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Greenwich Nurse Reaches Out to Community

GREENWICH, Conn. —Nurses work inside hospitals to save lives everyday. But to improve the overall health of a community, doctor may need to go beyond the sterile hallways. For Greenwich Hospital, that someone is Kathy Carley-Spanier of Rye Brook.

“We provide lectures and health fairs and go into the schools to give interactive seminars on health habits,” Spanier says in the Greenwich Hospital library. She has a busy schedule as director of community health. As director of community health, Spanier has an incredibly busy schedule and many varied responsibilities.

“Two hospitals closed in New York, and we saw an increase in Westchester County patients, so we changed the scope of our community outreach to beyond just Greenwich,” she says. Those hospitals were St. Agnes Hospital in White Plains and New York United Hospital Medical Center in Port Chester. Spanier previously worked as the director of nursing services at St. Agnes.

Spanier fell in love with Greenwich Hospital in 2000 when she gave birth to her son there. She was impressed enough that when St. Agnes closed in 2004, she knew where she wanted to work. “He was born on a day a lot like this,” she says, smiling and looking out the library window.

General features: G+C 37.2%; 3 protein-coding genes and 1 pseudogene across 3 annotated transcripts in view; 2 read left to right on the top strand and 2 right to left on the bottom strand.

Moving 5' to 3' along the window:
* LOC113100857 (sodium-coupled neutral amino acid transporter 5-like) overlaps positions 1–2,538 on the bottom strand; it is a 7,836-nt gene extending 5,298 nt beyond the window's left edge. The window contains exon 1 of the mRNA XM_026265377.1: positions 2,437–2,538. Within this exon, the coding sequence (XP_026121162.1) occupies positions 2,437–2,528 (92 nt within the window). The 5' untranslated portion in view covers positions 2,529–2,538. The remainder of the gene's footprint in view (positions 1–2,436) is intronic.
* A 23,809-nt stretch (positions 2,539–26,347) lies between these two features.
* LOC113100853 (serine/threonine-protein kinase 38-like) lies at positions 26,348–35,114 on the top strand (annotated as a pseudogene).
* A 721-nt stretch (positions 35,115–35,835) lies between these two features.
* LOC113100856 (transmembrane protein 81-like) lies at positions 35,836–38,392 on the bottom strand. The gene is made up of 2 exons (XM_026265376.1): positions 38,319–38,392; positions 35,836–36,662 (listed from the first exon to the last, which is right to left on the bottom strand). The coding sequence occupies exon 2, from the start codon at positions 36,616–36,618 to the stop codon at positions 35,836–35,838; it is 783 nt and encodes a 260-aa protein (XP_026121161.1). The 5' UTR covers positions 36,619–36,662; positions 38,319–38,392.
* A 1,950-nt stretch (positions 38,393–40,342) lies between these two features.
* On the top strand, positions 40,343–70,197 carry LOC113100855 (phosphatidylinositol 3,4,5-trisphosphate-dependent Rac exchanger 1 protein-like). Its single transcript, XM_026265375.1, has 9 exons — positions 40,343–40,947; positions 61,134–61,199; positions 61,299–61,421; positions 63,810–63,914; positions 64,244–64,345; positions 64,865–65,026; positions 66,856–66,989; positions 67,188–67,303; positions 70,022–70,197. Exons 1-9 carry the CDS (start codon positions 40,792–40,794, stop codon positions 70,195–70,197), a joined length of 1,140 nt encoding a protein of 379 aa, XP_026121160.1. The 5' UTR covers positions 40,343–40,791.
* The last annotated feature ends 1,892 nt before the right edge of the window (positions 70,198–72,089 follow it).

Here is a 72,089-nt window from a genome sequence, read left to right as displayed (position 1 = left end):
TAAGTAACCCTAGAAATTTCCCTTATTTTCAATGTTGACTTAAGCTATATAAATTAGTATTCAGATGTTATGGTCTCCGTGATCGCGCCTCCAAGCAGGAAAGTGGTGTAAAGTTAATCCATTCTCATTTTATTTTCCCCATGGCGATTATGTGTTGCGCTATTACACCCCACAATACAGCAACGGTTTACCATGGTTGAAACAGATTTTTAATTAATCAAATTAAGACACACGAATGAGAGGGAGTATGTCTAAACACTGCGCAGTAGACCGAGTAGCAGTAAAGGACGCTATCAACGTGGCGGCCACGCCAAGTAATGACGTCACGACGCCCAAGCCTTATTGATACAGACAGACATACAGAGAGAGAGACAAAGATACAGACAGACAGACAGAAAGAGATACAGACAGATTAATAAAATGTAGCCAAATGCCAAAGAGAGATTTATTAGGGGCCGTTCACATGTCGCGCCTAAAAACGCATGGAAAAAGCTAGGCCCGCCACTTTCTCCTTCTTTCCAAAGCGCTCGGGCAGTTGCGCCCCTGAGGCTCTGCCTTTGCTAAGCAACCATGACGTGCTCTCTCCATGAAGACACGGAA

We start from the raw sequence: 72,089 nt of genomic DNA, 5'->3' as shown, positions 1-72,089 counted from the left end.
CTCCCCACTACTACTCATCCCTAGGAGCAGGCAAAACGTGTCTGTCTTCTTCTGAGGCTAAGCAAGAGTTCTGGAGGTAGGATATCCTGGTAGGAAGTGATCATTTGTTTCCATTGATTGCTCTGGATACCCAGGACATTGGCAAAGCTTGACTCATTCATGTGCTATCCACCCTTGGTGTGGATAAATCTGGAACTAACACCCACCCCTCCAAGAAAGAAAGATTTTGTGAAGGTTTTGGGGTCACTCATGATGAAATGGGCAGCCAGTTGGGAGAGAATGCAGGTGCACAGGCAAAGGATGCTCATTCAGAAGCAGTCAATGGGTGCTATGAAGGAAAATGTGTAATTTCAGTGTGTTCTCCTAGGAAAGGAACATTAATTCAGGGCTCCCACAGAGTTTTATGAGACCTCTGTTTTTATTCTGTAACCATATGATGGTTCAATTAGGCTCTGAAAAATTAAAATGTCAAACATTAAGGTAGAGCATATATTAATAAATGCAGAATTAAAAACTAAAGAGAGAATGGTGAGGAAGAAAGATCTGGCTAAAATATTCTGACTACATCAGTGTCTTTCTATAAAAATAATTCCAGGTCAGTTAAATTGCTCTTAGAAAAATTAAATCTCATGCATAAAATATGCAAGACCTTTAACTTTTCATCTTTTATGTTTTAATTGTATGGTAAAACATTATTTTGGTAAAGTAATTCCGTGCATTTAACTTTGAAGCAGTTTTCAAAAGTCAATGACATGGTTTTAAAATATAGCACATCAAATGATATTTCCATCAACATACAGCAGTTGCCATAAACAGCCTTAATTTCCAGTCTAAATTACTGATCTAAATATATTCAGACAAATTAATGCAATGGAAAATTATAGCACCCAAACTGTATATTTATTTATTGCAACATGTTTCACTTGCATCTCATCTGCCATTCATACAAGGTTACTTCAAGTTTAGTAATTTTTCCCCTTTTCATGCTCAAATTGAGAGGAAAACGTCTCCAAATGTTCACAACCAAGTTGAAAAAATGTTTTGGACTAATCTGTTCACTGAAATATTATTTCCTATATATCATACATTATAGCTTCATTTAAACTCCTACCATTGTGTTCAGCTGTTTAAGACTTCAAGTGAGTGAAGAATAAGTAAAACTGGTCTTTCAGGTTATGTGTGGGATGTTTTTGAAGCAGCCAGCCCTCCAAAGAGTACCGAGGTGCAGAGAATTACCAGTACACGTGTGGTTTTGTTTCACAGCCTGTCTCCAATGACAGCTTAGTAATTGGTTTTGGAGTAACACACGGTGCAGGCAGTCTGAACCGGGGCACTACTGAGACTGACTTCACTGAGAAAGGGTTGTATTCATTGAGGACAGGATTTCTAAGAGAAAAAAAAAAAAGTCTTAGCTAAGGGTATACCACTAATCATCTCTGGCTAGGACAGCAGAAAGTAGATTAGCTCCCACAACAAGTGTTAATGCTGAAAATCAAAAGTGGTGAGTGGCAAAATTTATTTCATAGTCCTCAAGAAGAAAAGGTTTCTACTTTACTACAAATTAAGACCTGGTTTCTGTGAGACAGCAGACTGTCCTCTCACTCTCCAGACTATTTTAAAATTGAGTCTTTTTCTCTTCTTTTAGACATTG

In her resume of community outreach, which includes teaching CPR to the Boy Scouts and Girl Scouts, there is a note about earning the Healthcare Heroes Award from the American Red Cross for saving an infant's life in 2006. Spanier says she was in the right place at the right time.

“I happened to see a police officer stop in front of me and run into a store. He looked like he needed help,” Spanier says. Inside that store, a mother was delivering her son prematurely. Spanier ran in and provided emergency care and CPR for the infant while waiting for EMS to arrive. They got him to the hospital, and a little more than a week later the newborn was sent home with a clean bill of health. Spanier says she knows he's alive and well today.

She keeps the incident in perspective though, happy to have saved a life but feeling there are others that deserve recognition. “I kind of feel like the EMS are the true heroes because they save lives every day,” Spanier says.

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